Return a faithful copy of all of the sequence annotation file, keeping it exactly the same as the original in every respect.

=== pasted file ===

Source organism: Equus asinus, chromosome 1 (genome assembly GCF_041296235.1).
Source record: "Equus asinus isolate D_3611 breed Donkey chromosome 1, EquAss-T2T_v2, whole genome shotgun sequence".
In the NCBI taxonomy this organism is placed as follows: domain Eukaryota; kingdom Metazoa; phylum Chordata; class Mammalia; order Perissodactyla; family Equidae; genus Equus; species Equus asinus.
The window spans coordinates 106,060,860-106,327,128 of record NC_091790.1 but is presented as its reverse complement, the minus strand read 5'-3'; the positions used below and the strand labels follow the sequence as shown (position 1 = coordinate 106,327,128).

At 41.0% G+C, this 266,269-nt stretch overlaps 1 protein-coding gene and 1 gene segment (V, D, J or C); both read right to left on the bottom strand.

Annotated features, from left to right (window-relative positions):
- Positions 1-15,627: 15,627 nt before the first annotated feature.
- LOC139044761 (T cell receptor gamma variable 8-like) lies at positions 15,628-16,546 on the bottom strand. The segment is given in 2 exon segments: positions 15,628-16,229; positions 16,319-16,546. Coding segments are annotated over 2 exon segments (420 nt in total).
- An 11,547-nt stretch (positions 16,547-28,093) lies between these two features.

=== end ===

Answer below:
Source organism: Equus asinus, chromosome 1 (genome assembly GCF_041296235.1).
Source record: "Equus asinus isolate D_3611 breed Donkey chromosome 1, EquAss-T2T_v2, whole genome shotgun sequence".
In the NCBI taxonomy this organism is placed as follows: domain Eukaryota; kingdom Metazoa; phylum Chordata; class Mammalia; order Perissodactyla; family Equidae; genus Equus; species Equus asinus.
The window spans coordinates 106,060,860-106,327,128 of record NC_091790.1 but is presented as its reverse complement, the minus strand read 5'-3'; the positions used below and the strand labels follow the sequence as shown (position 1 = coordinate 106,327,128).

At 41.0% G+C, this 266,269-nt stretch overlaps 1 protein-coding gene and 1 gene segment (V, D, J or C); both read right to left on the bottom strand.

Annotated features, from left to right (window-relative positions):
- Positions 1-15,627: 15,627 nt before the first annotated feature.
- LOC139044761 (T cell receptor gamma variable 8-like) lies at positions 15,628-16,546 on the bottom strand. The segment is given in 2 exon segments: positions 15,628-16,229; positions 16,319-16,546. Coding segments are annotated over 2 exon segments (420 nt in total).
- An 11,547-nt stretch (positions 16,547-28,093) lies between these two features.